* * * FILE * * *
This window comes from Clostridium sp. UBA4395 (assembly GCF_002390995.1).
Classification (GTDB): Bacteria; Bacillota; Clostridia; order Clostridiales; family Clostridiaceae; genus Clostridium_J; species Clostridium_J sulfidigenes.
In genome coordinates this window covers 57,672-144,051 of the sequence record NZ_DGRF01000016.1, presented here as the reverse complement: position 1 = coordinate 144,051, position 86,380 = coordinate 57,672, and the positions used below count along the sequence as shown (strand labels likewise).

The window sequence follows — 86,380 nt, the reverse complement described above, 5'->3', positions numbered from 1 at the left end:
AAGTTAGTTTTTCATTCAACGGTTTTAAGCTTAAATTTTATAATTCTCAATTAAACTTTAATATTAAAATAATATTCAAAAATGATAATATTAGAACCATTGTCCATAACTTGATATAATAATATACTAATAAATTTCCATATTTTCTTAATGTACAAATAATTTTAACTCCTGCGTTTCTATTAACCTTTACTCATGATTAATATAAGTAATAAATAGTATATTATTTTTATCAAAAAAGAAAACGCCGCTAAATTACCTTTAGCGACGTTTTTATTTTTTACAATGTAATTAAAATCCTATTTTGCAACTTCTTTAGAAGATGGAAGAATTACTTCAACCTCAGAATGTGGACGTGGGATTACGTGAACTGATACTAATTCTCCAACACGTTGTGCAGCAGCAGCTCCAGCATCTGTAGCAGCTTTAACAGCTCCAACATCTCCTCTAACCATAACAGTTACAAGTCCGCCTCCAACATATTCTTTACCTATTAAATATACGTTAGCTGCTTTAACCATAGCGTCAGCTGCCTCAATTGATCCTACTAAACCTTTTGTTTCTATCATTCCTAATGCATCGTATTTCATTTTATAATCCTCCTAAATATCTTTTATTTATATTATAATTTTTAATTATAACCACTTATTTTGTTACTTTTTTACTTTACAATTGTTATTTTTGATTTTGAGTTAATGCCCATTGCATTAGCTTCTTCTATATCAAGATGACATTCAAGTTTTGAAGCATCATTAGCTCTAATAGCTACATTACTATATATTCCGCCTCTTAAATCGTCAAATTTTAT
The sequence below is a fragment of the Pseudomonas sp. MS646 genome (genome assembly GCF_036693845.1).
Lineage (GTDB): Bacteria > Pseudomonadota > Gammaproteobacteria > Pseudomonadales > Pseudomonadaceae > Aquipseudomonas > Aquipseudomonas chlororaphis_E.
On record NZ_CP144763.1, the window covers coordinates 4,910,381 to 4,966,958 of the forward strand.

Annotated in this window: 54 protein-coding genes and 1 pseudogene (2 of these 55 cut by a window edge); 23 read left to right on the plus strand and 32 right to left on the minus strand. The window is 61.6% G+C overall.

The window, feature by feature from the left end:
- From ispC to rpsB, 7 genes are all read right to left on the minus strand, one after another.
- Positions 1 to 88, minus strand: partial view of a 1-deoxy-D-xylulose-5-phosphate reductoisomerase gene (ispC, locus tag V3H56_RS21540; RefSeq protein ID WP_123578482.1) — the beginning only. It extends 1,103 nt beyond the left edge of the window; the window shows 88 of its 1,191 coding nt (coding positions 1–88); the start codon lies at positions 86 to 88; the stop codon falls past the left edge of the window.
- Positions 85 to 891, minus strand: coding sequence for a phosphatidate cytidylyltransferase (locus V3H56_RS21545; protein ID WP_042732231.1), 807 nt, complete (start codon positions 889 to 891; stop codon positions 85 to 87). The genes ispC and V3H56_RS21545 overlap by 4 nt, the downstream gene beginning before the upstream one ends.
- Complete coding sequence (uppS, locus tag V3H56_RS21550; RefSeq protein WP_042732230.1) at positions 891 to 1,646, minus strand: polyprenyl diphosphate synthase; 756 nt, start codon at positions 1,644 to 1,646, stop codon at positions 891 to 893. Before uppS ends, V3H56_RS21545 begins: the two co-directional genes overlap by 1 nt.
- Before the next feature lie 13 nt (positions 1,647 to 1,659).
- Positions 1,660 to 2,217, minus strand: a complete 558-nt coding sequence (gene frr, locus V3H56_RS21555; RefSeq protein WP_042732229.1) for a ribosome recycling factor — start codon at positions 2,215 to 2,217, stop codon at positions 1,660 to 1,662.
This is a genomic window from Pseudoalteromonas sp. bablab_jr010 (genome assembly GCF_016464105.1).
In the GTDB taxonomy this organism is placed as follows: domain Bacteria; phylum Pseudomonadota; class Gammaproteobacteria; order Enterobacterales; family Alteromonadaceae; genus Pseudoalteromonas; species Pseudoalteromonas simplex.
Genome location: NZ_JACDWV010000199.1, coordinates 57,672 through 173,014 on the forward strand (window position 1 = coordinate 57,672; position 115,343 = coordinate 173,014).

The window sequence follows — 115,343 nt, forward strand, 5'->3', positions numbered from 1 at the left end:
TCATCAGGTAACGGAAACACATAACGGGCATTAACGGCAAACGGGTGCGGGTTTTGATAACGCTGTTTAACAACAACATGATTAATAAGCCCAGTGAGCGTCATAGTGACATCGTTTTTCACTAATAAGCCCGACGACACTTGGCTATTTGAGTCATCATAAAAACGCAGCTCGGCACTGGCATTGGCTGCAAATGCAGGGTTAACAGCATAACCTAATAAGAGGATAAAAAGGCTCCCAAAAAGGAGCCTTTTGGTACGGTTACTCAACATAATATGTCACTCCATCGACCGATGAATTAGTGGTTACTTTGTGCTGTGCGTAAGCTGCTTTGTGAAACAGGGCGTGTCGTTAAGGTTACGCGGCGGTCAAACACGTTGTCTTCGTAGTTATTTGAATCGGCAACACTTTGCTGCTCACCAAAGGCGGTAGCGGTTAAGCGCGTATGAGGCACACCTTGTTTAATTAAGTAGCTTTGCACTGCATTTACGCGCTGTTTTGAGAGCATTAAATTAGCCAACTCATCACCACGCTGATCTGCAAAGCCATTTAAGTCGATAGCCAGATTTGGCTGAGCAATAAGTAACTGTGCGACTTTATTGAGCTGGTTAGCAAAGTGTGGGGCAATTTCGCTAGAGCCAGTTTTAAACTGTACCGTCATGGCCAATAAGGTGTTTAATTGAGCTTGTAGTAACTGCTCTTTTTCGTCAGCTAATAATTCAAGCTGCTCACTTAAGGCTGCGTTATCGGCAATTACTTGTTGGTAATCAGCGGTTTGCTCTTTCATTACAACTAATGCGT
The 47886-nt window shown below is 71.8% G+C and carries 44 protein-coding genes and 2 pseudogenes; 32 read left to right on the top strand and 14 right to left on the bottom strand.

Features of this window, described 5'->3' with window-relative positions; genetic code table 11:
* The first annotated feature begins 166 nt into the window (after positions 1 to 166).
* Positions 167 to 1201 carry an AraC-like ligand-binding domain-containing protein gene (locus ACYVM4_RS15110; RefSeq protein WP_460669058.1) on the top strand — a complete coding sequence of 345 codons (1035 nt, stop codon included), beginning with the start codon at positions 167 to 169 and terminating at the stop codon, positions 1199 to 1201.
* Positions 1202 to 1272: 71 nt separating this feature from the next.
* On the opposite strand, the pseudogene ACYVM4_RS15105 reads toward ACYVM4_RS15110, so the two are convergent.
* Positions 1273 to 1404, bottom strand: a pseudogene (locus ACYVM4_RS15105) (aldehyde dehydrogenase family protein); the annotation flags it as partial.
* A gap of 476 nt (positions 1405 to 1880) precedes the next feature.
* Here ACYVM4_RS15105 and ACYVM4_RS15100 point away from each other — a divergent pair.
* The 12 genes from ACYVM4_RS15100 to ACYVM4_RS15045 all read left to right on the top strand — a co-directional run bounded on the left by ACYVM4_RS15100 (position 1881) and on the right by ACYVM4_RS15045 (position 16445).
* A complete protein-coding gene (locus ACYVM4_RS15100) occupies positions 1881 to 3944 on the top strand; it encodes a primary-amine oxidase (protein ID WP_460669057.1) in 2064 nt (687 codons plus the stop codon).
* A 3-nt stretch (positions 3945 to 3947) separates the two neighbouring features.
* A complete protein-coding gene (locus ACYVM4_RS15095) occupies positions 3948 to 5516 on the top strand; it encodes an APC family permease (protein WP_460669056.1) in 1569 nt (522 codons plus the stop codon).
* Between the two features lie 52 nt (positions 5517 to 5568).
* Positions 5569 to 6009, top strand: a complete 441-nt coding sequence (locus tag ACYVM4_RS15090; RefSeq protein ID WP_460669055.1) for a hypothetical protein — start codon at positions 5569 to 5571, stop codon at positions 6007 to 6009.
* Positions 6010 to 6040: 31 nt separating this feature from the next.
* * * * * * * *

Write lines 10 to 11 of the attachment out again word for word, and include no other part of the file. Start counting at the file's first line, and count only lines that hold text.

The window, feature by feature from the left end:
- From ispC to rpsB, 7 genes are all read right to left on the minus strand, one after another.